Pullbox Reviews: Future Quest #1- All the Saturday morning heroes you can shake a stick at

GalleryComics_1920x1080_20160518_FUTURE_QUEST_1-copy_57082e5bc46639.25878732Future Quest #1
DC Comics
Written by Jeff Parker
Art by Evan “Doc” Shaner, Steve “The Dude” Rude
Colors by Jordie Bellaire

When the adventurous and inquisitive Jonny Quest and his adoptive brother Hadji make a startling discovery in the swamplands of Florida, they are pulled into an epic struggle between the Space Rangers and a dangerous villain who threatens the galaxy. Now it’s up to the combined forces of Team Quest, Inter-Nation Security, Space Ghost, and a host of Hanna-Barbera’s greatest action heroes to stop him and save their universe!

Don’t miss the start of this new, monthly series that features character designs by comics superstar Darwyn Cooke and kicks off with an extra-sized story and a wraparound cover!
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Anyone who ever spent their Saturday mornings jumping up to watch the slew of Hanna Barbera cartoons is going to want to pay attention to this title… Issue one opens with a desperate battle in deep space, as Captain Kyr of the Space Force leads a last ditch effort to stop an advancing evil of Omnikron. While the immediate threat is defeated, costing the lives of the Force’s general and nearly all of its officers, it was only a delay. With Kyr the last surviving member of the Space Force, it will only be a matter of time until Omnikron would once again make his presence known to the galaxy at large.

Fast forward several years, to the present day. Young adventurer and trouble seeker Jonny Quest is exploring the Florida Everglades with adoptive brother and best friend Hadji. With the help of man of action Race Bannon, team Quest is on the lookout for a strange and recurring phenomenon. Mysterious vortexes have been popping up with increasing regularity, their center seeming to be in the middle of the swamp. Some of the vortexes have emitted an unknown energy, while others have left behind rocks composed of no known elements. Dr. Benton Quest, recognizing the importance of these findings, has enlisted the aid of more than his son, Hadji, and Bannon. Ray Randall, aka “Birdman” (not the Michael Keaton one… totally different) and fellow Inter-Nation Security operative Deva Sumadi have been assigned by their superior Falcon 7, to consult with and assist Dr. Quest. No sooner do the Inter-Nation duo arrive at the Quest compound than another vortex opens, spitting out yet another mystery… an unidentified crashing object in roughly the shape of a spaceship, emitting a distress call and carrying multiple lifeforms.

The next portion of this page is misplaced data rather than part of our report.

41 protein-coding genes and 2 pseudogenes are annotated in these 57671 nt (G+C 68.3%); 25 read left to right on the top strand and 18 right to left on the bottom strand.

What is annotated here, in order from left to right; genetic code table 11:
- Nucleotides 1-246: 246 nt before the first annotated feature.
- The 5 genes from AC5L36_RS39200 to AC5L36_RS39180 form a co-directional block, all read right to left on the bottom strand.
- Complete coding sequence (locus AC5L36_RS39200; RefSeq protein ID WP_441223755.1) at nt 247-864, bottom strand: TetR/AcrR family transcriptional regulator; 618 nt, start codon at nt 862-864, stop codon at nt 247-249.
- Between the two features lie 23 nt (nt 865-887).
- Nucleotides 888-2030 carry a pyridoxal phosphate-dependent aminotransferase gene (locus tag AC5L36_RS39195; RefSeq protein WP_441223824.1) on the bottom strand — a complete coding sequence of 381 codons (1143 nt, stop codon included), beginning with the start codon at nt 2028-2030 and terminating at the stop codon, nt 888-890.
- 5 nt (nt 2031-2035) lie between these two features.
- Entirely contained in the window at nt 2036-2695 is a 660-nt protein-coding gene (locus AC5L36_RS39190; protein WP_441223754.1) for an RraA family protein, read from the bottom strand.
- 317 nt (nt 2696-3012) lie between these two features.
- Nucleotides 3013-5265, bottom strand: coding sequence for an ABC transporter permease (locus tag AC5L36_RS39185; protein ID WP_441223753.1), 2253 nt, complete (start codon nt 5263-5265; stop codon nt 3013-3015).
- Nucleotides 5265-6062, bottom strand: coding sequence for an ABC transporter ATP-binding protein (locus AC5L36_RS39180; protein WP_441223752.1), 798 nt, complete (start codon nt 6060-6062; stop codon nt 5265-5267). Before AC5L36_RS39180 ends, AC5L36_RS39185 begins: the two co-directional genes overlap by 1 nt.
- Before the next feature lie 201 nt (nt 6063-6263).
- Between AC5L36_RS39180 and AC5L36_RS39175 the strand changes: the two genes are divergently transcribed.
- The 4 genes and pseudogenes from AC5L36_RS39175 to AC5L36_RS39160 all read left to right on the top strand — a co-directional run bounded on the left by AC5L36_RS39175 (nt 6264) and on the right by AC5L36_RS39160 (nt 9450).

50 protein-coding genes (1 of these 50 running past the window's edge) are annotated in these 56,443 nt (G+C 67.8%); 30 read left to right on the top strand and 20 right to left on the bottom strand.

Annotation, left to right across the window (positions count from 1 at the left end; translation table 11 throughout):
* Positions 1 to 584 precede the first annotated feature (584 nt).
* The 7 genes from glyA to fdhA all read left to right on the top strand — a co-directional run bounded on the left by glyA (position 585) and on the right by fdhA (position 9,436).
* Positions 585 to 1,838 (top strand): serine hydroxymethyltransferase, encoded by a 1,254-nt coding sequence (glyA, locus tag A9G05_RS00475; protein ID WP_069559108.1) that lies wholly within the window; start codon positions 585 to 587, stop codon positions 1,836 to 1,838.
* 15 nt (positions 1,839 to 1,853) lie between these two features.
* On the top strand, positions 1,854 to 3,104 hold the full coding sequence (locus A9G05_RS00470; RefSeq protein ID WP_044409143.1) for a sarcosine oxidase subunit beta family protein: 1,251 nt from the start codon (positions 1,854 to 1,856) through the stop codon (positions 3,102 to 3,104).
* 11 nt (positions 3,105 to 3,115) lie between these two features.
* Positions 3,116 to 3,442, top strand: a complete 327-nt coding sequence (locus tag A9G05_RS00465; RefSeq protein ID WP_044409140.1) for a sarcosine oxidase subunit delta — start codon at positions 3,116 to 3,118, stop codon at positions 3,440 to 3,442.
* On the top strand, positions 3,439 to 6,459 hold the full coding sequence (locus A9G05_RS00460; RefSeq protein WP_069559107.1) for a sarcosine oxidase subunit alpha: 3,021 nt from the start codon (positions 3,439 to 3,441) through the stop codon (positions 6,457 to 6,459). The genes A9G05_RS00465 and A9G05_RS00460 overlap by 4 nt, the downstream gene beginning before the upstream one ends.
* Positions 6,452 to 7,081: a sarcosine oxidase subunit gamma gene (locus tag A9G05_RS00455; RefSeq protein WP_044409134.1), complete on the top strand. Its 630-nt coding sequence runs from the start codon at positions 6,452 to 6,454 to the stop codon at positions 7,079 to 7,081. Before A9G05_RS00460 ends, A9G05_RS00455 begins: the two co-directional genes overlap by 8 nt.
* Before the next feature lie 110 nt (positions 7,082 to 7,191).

Anyone familiar with the oft-resurrected character of Space Ghost from his stint as a talk show host (Space Ghost, Coast to Coast) on the Cartoon Network’s Adult Swim might be surprised to find out that he goes back a bit farther than that. Space Ghost first appeared in 1966 as part of the Hanna Barberra CBS series Space Ghost and Dino Boy. Since then, he’s been credited with kicking off the popularity of superhero cartoons, carrying over from the sixties, well into the seventies and beyond. Stemming from that first show, Space Ghost introduced other popular characters, such as the Herculoids and Teen Force.

One thing I was surprised to find in the opening of Future Quest issue #1 was what looks very much like an unknown, at least to me, origin of Space Ghost as none other than Captain Kyr of the now mostly deceased Space Force. It’s all there: the power bands that grant Space Ghost his power blasts and shield; the Space Force uniform that looks a lot like those worn by Space Ghost’s teen sidekicks Jan and Jayce; that strong square jawed look inherent in all Hanna Barbera heroes. Suffice to say, this was a pretty easy book for me to fall into. The addition of Birdman and Jonny Quest, as well as the promise of the future presence of the Herculoids and pretty much every other awesome Saturday morning cartoon character seen on the cover, was all nerdy icing on my fanboy cake.

The artwork and character designs by the team of Shaner, Rude, and Bellaire bring the old cartoons to life, paying tribute to their roots by not updating their designs while still managing to bring them into the modern world. That feat alone is one that should give these guys entry into whatever comic book hall of fame might be looking for entries. Add to that the scripting of Parker, breathing life into characters that are all-too familiar to a lot of fans, allowing them to be the heroes us old timers remember without losing anything to admittedly dated dialogue, brings the cumulative potential for nerdgasms from coast to coast.

All total, this book is a must-read for anyone looking to revisit old worlds of fantasy and adventure, as well as new fans who have any interest in seeing where some of the characters they think they know actually came from.

Future 1

Future 2

Future 3

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